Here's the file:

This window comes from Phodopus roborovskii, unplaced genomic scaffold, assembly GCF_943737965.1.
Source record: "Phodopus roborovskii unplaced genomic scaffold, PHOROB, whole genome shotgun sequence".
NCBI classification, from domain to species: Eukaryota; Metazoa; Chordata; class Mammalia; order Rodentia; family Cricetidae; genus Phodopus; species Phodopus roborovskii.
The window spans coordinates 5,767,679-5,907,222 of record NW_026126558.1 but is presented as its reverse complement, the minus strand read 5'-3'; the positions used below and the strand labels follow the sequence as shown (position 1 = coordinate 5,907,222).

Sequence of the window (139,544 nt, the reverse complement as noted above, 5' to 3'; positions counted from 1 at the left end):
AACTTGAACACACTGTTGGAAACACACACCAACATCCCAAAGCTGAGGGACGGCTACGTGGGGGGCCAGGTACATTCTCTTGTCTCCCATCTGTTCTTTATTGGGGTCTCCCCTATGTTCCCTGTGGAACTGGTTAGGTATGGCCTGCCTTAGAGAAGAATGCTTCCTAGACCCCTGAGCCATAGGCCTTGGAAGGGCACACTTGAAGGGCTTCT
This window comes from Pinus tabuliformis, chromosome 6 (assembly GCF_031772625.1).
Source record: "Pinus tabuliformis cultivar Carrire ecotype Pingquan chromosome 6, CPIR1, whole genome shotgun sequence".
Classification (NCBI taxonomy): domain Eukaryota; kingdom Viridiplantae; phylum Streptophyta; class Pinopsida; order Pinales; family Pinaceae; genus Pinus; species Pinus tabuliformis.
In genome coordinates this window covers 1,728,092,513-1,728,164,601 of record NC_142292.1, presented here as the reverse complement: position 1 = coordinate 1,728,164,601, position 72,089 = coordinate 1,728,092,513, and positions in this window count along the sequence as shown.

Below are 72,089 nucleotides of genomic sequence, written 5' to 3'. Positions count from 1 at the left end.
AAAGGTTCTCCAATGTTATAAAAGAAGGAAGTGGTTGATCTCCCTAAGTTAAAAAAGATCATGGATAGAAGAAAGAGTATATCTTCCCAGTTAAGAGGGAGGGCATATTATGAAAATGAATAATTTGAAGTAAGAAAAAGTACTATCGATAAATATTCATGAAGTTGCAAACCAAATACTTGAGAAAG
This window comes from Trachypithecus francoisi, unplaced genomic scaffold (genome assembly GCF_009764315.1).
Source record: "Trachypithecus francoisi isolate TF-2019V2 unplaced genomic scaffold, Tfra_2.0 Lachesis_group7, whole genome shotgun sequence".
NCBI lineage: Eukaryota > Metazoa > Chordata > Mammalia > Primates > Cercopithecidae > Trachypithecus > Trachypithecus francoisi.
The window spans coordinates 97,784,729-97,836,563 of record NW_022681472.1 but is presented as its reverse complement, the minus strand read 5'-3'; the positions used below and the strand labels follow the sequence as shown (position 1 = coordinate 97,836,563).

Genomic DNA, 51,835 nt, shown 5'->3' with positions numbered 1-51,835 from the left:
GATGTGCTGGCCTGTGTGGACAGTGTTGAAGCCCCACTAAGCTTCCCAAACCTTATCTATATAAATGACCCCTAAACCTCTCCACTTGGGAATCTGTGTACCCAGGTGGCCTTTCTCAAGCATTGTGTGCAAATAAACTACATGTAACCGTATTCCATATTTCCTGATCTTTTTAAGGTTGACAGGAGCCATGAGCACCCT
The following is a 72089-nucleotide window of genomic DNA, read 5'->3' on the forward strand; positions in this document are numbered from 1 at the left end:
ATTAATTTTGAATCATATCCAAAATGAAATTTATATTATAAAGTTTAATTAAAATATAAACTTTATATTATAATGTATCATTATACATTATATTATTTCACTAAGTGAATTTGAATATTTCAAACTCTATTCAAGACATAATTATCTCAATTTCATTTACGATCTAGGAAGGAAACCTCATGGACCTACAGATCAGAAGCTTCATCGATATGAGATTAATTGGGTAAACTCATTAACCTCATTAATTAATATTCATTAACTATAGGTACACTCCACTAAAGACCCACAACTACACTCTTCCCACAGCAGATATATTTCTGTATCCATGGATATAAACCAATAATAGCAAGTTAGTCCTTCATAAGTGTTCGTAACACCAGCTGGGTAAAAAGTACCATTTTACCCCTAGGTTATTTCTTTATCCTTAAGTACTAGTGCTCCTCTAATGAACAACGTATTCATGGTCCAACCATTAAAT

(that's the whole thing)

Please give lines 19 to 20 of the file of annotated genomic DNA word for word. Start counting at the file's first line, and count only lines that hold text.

The following is a 72089-nucleotide window of genomic DNA, read 5'->3' on the forward strand; positions in this document are numbered from 1 at the left end:
ATTAATTTTGAATCATATCCAAAATGAAATTTATATTATAAAGTTTAATTAAAATATAAACTTTATATTATAATGTATCATTATACATTATATTATTTCACTAAGTGAATTTGAATATTTCAAACTCTATTCAAGACATAATTATCTCAATTTCATTTACGATCTAGGAAGGAAACCTCATGGACCTACAGATCAGAAGCTTCATCGATATGAGATTAATTGGGTAAACTCATTAACCTCATTAATTAATATTCATTAACTATAGGTACACTCCACTAAAGACCCACAACTACACTCTTCCCACAGCAGATATATTTCTGTATCCATGGATATAAACCAATAATAGCAAGTTAGTCCTTCATAAGTGTTCGTAACACCAGCTGGGTAAAAAGTACCATTTTACCCCTAGGTTATTTCTTTATCCTTAAGTACTAGTGCTCCTCTAATGAACAACGTATTCATGGTCCAACCATTAAAT